Thanks to the Supreme Court: Narrower Definition of "Supervisor" Provides Opportunities for Employers

The New Definition of Supervisor
Fortunately, the recent Supreme Court decision significantly erased a good amount of this confusion by adopting a more straightforward and narrower definition of supervisor than that advanced by the EEOC. The Supreme Court held that a supervisor is one who has the power to take "tangible employment actions" against the victim. Tangible employment actions include:
  • The power to hire.
  • The power to fire.
  • The power to promote or not promote.
  • The power to reassign with significantly different responsibilities.
  • The power to significantly change an employee's benefits.
In a nutshell, only if the person in question has the power to take tangible employment actions against the victim will that person be considered a supervisor for Title VII purposes.
 
Benefits of the New Definition
This new definition promises to provide far greater clarity in harassment cases. Employers should now be able to point to whether the alleged harasser could (or could not) hire, fire, promote, etc., and determine early in the case whether the negligence standard under coworker harassment applies or whether the more stringent and difficult-to-defend standard of supervisor harassment is applicable.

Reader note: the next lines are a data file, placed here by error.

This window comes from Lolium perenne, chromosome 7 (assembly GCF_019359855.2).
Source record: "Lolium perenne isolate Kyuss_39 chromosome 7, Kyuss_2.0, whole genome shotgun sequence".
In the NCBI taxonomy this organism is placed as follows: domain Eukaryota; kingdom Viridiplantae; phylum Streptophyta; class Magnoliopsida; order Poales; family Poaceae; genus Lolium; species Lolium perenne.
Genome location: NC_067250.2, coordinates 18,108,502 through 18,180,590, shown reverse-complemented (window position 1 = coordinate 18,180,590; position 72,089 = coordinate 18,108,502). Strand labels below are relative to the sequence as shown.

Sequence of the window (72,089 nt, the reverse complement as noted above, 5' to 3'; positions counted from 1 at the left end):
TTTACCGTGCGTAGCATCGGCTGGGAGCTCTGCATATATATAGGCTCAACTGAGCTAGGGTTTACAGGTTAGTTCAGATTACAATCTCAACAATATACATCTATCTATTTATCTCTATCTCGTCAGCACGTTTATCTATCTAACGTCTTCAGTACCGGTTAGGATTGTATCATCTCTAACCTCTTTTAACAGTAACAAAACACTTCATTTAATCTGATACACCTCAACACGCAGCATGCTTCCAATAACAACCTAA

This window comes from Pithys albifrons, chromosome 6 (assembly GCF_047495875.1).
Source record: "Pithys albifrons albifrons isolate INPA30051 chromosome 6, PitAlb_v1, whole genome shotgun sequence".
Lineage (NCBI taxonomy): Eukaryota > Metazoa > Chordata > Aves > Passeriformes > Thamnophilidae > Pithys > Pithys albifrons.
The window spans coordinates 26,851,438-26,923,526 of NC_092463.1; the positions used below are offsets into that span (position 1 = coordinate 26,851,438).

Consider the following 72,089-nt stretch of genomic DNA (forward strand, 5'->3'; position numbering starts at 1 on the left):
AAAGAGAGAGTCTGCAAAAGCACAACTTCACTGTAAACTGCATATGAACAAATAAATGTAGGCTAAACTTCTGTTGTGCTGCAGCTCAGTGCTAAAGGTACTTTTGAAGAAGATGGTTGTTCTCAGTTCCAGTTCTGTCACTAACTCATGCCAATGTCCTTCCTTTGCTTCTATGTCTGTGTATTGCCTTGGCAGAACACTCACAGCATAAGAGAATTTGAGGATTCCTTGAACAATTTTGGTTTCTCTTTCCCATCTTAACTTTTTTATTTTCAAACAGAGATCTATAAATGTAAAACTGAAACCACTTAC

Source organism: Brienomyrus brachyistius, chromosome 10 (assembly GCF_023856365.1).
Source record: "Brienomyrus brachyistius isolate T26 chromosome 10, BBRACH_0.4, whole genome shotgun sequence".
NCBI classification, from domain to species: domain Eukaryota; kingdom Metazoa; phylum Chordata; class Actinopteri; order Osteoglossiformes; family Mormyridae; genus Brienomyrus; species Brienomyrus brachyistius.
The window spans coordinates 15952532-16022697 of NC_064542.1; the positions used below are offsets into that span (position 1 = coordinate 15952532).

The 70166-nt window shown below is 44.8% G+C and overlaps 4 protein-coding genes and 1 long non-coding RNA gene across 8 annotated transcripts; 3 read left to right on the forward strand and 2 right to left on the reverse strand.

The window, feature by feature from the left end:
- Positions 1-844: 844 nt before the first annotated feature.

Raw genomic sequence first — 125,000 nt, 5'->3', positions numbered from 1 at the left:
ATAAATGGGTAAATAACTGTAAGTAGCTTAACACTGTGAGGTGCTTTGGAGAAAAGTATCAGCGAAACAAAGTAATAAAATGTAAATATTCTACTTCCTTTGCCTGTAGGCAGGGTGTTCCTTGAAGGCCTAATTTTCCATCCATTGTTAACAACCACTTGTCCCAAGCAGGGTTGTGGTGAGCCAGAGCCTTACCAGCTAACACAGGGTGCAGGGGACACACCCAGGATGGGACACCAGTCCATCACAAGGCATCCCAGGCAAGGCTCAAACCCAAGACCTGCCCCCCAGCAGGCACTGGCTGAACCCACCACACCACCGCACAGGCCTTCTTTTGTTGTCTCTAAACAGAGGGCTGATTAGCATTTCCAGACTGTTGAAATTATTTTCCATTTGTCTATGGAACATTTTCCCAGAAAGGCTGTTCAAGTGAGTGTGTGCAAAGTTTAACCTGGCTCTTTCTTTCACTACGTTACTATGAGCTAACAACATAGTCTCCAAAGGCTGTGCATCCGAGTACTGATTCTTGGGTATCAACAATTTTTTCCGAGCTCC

This should provide for a more streamlined process and may help employers limit broad discovery requests and other costly tactics of plaintiffs' attorneys. While the decision by no means represents a perfect defense, there are, however, certain opportunities that employers should capitalize on now in order to take advantage of the ruling.

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